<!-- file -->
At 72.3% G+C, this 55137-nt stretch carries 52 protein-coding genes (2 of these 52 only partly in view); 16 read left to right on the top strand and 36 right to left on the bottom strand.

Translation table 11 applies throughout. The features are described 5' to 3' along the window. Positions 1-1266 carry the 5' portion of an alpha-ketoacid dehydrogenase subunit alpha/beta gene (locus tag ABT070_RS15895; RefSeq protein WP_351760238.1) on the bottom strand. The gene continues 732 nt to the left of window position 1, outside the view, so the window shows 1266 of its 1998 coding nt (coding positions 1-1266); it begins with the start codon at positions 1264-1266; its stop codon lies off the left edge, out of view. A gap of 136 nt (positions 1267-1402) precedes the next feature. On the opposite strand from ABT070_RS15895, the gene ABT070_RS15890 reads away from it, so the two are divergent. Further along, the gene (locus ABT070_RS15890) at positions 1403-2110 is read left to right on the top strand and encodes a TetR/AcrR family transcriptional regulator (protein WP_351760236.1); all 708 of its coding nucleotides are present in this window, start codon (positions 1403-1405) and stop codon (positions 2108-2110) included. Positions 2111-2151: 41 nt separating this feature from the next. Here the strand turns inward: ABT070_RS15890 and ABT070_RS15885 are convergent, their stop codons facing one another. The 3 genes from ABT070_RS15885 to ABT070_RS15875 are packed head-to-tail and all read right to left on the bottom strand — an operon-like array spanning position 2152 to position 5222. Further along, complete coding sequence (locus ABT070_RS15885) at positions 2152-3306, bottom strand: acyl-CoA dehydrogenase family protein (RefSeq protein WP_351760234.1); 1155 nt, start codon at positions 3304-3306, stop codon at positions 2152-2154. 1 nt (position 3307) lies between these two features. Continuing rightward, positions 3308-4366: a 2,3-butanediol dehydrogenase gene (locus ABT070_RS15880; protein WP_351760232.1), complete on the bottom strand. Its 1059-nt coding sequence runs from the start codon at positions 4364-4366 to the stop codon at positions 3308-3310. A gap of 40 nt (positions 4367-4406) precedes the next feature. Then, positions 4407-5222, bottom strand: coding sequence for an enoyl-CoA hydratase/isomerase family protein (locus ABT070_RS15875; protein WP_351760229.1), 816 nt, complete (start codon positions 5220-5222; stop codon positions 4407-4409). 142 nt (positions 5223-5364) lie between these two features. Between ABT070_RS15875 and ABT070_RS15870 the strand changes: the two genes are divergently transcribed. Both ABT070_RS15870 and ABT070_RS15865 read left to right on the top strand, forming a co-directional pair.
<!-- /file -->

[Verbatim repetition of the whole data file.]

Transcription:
At 72.3% G+C, this 55137-nt stretch carries 52 protein-coding genes (2 of these 52 only partly in view); 16 read left to right on the top strand and 36 right to left on the bottom strand.

Translation table 11 applies throughout. The features are described 5' to 3' along the window. Positions 1-1266 carry the 5' portion of an alpha-ketoacid dehydrogenase subunit alpha/beta gene (locus tag ABT070_RS15895; RefSeq protein WP_351760238.1) on the bottom strand. The gene continues 732 nt to the left of window position 1, outside the view, so the window shows 1266 of its 1998 coding nt (coding positions 1-1266); it begins with the start codon at positions 1264-1266; its stop codon lies off the left edge, out of view. A gap of 136 nt (positions 1267-1402) precedes the next feature. On the opposite strand from ABT070_RS15895, the gene ABT070_RS15890 reads away from it, so the two are divergent. Further along, the gene (locus ABT070_RS15890) at positions 1403-2110 is read left to right on the top strand and encodes a TetR/AcrR family transcriptional regulator (protein WP_351760236.1); all 708 of its coding nucleotides are present in this window, start codon (positions 1403-1405) and stop codon (positions 2108-2110) included. Positions 2111-2151: 41 nt separating this feature from the next. Here the strand turns inward: ABT070_RS15890 and ABT070_RS15885 are convergent, their stop codons facing one another. The 3 genes from ABT070_RS15885 to ABT070_RS15875 are packed head-to-tail and all read right to left on the bottom strand — an operon-like array spanning position 2152 to position 5222. Further along, complete coding sequence (locus ABT070_RS15885) at positions 2152-3306, bottom strand: acyl-CoA dehydrogenase family protein (RefSeq protein WP_351760234.1); 1155 nt, start codon at positions 3304-3306, stop codon at positions 2152-2154. 1 nt (position 3307) lies between these two features. Continuing rightward, positions 3308-4366: a 2,3-butanediol dehydrogenase gene (locus ABT070_RS15880; protein WP_351760232.1), complete on the bottom strand. Its 1059-nt coding sequence runs from the start codon at positions 4364-4366 to the stop codon at positions 3308-3310. A gap of 40 nt (positions 4367-4406) precedes the next feature. Then, positions 4407-5222, bottom strand: coding sequence for an enoyl-CoA hydratase/isomerase family protein (locus ABT070_RS15875; protein WP_351760229.1), 816 nt, complete (start codon positions 5220-5222; stop codon positions 4407-4409). 142 nt (positions 5223-5364) lie between these two features. Between ABT070_RS15875 and ABT070_RS15870 the strand changes: the two genes are divergently transcribed. Both ABT070_RS15870 and ABT070_RS15865 read left to right on the top strand, forming a co-directional pair.